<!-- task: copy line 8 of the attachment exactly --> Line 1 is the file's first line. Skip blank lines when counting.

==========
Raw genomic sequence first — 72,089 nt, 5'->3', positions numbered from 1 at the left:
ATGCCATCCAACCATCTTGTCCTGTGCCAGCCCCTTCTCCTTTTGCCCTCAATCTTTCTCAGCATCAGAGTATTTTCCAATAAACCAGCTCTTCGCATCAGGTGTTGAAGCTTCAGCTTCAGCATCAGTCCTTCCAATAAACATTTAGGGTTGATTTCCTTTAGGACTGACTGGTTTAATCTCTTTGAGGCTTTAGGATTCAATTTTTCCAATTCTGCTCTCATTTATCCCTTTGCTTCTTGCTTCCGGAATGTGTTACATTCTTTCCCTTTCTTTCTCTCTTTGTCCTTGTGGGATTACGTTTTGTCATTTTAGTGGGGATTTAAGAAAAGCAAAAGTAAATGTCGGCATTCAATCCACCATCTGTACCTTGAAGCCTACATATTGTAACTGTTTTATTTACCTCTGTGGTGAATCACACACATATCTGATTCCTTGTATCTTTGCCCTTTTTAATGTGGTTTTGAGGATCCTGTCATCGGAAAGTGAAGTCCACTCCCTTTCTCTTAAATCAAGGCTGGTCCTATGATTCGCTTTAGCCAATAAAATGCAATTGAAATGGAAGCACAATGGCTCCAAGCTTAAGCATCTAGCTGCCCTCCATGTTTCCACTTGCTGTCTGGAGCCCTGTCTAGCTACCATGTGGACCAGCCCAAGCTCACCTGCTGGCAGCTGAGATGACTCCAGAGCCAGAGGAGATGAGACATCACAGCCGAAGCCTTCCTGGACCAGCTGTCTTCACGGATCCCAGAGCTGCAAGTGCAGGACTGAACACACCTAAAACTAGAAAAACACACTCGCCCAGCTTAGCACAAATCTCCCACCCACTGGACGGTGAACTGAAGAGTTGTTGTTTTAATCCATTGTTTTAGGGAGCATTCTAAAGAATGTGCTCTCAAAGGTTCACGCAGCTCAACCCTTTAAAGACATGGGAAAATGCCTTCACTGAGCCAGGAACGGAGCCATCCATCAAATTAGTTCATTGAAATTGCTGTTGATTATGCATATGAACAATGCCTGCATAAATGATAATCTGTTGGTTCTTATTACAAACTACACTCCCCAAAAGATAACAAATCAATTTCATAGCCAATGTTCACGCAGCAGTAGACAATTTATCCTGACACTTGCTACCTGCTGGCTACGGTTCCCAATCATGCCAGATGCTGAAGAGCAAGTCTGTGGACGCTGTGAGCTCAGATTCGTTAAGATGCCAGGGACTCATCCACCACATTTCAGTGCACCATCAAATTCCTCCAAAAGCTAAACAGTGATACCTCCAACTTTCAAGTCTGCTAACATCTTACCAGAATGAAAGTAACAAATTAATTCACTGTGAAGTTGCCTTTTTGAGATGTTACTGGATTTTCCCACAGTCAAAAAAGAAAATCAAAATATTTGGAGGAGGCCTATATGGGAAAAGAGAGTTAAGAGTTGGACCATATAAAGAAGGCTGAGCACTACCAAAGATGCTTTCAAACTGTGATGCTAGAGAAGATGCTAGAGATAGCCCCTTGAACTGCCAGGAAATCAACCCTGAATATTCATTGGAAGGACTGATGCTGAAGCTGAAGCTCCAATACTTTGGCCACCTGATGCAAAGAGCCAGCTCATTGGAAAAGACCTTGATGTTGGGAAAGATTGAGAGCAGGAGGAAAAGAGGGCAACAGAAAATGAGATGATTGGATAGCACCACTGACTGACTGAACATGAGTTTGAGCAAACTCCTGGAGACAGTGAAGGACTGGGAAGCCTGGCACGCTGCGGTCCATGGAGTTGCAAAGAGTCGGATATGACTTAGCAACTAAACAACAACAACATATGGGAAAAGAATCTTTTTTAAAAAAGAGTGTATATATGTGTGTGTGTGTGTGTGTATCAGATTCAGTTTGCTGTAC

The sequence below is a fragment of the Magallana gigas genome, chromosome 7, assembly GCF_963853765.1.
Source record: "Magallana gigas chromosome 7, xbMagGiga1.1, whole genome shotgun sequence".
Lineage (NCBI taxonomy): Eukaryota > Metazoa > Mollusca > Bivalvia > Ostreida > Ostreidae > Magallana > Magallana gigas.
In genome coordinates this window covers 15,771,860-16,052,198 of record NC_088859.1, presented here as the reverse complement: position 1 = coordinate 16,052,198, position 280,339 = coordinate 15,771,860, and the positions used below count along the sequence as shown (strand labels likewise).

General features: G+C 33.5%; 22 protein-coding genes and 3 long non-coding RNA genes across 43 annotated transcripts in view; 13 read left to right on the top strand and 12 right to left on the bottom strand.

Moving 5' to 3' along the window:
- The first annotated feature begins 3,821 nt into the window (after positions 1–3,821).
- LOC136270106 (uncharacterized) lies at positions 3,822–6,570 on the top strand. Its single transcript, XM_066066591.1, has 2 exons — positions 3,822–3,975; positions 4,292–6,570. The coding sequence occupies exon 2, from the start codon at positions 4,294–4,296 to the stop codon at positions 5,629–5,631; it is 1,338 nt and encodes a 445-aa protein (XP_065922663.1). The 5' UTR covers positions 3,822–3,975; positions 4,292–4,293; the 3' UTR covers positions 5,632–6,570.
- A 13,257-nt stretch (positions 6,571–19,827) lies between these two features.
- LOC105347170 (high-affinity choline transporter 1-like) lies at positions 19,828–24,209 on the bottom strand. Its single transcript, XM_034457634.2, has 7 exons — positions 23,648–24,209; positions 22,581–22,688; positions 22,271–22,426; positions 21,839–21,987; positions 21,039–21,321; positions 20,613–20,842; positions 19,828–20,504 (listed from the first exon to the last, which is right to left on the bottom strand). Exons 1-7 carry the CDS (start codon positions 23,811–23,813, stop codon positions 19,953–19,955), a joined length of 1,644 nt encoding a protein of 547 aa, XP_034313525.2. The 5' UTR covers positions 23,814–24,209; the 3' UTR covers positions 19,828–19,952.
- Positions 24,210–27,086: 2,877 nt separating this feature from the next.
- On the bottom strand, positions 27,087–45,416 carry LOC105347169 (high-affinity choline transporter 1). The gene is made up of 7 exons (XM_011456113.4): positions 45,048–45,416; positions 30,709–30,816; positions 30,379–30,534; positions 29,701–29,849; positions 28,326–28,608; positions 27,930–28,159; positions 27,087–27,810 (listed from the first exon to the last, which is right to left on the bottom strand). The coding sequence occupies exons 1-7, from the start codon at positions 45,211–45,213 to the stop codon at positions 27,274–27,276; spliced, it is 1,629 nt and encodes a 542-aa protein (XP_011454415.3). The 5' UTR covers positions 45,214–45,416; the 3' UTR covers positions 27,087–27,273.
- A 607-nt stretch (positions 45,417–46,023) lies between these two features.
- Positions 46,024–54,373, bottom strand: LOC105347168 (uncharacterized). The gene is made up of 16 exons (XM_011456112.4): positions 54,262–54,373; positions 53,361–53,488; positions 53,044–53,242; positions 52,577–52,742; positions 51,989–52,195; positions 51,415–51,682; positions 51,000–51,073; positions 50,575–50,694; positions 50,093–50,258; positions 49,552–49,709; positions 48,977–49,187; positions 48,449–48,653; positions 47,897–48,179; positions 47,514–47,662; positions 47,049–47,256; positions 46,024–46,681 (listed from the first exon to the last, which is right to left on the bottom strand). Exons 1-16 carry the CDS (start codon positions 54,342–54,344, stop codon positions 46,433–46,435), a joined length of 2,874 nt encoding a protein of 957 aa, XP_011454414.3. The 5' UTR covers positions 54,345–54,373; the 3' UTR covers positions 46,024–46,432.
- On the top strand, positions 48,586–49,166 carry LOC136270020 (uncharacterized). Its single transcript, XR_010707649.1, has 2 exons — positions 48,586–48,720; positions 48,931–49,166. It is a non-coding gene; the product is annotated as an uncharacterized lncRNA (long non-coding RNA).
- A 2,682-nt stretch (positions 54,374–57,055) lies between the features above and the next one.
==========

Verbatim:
Moving 5' to 3' along the window: